# log10() rounds the result

Hi, it seems that log10(999999) gives the result of 6 instead of 5.99999956. This causes me a calculation problem. Do you know a way to solve it? Many thanks.

S_/S

Below prints 5.99999952

``````void setup()
{
Serial.begin(57600);
float f = log10(999999);
Serial.println(f, 8);
}

void loop()
{
// put your main code here, to run repeatedly:

}
``````

Floating point numbers have a 6 to 7 digit precision.

Hi, thank you for your reply. My code is inside this user function:

void StampNum(int x, int y, long num, int nero, int totcifre, char suff) { numCifre=log10(num)+1;

If I call it from the main section by:

StampNum(106,5,999999,0,1,"");

the result inside numCifre is 7. Even if I Serial.print(numCifre) I obtain 7.00

I've temporary written the following lines in order to avoid the problem:

if (num>99999) numCifre=log10(num/10000)+5; else numCifre=log10(num)+1; but, of course I should prefer a better solution :)

I've added you function to my example

``````float numCifre;

void setup()
{
Serial.begin(57600);
float f = log10(999999);
Serial.println(f, 8);

StampNum(106, 5, 999999, 0, 1, "");

}

void loop()
{
// put your main code here, to run repeatedly:

}

void StampNum(int x, int y, long num, int nero, int totcifre, char suff)
{
numCifre = log10(num) + 1;
Serial.println(numCifre, 8);
}
``````

Result:

``````5.99999952
6.99999952
``````

Please post a full code example that we can compile and exhibits the behaviour.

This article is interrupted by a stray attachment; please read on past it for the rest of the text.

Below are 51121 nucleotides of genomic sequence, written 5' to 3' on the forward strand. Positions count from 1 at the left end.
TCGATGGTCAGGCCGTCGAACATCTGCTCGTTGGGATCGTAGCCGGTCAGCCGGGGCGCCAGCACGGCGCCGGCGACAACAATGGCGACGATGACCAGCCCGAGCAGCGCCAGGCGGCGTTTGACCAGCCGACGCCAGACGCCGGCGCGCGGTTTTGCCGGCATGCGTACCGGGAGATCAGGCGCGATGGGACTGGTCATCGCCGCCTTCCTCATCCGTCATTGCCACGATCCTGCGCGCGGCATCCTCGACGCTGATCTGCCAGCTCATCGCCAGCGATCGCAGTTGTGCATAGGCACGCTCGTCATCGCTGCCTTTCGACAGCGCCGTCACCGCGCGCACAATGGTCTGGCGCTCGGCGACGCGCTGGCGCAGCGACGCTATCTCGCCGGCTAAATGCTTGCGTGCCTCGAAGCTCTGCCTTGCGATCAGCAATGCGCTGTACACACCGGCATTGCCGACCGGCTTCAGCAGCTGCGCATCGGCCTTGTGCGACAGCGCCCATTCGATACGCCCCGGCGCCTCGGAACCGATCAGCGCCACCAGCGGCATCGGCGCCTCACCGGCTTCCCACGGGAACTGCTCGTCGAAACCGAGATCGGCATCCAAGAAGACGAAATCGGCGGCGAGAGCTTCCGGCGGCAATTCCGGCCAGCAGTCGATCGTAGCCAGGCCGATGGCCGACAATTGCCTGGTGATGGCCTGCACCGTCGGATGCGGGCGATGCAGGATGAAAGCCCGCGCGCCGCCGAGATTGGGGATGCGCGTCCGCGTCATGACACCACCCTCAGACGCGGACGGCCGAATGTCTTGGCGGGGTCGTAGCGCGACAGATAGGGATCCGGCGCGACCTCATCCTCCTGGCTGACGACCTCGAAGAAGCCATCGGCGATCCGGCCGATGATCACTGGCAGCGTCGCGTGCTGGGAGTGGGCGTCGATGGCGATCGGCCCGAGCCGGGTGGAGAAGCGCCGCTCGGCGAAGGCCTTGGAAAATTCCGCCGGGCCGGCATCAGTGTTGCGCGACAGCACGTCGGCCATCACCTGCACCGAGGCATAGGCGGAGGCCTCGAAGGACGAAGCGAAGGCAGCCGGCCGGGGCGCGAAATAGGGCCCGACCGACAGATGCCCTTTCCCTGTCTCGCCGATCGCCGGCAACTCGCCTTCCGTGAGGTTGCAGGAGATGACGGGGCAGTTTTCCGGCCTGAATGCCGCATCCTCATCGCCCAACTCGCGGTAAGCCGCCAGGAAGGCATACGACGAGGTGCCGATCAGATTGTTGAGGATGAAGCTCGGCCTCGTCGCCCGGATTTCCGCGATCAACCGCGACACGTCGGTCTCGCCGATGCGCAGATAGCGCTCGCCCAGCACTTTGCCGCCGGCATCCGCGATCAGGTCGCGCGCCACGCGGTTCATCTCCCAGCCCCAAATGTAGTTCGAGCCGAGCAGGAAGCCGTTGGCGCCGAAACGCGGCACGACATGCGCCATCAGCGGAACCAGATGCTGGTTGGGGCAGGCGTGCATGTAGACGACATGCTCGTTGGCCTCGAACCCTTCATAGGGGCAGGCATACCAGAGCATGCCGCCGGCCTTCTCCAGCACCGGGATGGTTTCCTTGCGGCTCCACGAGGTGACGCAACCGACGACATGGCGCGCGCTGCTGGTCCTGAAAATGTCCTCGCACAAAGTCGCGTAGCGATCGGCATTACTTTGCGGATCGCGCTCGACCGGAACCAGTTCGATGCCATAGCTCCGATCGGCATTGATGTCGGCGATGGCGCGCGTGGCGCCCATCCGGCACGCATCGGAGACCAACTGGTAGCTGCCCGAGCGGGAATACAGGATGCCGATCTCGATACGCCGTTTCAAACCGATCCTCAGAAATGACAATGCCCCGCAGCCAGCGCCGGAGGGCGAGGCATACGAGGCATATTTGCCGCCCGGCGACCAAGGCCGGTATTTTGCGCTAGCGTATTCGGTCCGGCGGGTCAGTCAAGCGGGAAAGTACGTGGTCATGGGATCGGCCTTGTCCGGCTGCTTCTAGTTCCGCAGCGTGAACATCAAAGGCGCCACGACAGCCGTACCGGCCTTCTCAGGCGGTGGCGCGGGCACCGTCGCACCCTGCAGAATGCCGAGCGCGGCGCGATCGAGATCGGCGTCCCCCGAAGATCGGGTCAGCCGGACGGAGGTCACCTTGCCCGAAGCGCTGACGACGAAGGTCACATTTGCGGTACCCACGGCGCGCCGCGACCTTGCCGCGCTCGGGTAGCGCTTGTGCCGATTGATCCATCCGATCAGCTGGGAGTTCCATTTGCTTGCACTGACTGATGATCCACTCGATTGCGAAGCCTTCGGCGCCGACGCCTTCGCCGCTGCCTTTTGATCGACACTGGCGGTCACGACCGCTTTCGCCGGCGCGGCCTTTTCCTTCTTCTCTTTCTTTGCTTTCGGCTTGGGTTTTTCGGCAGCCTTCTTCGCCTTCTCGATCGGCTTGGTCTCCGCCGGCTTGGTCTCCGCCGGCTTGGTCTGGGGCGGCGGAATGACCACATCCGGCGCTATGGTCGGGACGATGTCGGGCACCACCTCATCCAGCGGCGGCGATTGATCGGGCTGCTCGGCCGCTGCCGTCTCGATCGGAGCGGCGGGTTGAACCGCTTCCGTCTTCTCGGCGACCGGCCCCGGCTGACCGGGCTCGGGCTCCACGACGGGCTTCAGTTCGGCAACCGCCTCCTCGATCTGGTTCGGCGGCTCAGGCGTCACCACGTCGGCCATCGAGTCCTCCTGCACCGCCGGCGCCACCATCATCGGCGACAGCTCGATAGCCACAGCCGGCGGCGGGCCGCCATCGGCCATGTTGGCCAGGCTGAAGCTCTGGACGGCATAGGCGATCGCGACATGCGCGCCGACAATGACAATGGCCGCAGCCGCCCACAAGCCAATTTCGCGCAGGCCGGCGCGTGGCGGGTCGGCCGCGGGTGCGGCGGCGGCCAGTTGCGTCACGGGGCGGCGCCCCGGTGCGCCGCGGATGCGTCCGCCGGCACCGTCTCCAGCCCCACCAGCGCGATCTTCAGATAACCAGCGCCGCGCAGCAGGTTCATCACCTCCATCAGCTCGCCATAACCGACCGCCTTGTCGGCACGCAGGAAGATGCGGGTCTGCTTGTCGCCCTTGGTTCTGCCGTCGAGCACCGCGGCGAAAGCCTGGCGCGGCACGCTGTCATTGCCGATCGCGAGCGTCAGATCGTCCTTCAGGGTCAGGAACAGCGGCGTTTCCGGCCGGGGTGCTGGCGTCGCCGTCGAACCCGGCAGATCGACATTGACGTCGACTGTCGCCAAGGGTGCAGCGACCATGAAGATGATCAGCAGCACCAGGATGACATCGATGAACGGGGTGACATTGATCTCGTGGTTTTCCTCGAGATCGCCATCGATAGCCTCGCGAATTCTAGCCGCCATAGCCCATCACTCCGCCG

Hi, I tried again with the following code, that unfortunately confirmed the bug:

float numCifre; numCifre=log10(num); int q; q=numCifre; Serial.print("511 num=");Serial.print(num);Serial.print(" numCifre=");Serial.print(numCifre,8);Serial.print(" q=");Serial.println(q);

Results are:

511 num=999999 numCifre=7.00000000 q=7 511 num=1000000 numCifre=7.00000000 q=7

The main code uses a math expression like: StampNum(106, 5, 999999+var, 0, 1, ""); Maybe the value passed to the function, as a result of the math expression, is really rounded in some way.

Anyway, thank you for your help.

You can easily test that; remove the "+var" and test.

Please post a simple example that compiles and shows the behaviour. And please use code tags as I did.

Hi, pls forgive me if I don't write an example. I was not able to recreate the problem in a few of lines. It seems to appear only inside my (huge) code. Anyway: - With a constant 999999 the result is correct; - With var=1; 999998+var the problem appears, after the result is passed to the function. The var type is long, as it is declared inside the function. As you wrote, maybe the precision of 6/7 digits makes the difference. So I skip the problem with the solution I wrote in my second post. Many thanks.

It's worrying that the problem only shows its face in bigger code. There can be several reasons for that that you actually need to address instead of working around.

In the worse case scenario, you have memory issues; common causes are e.g. the extensive use of Strings (capital S) or writing outside the boundaries of an array. This will result in a program that can crash at random times. Please scrutinise your code.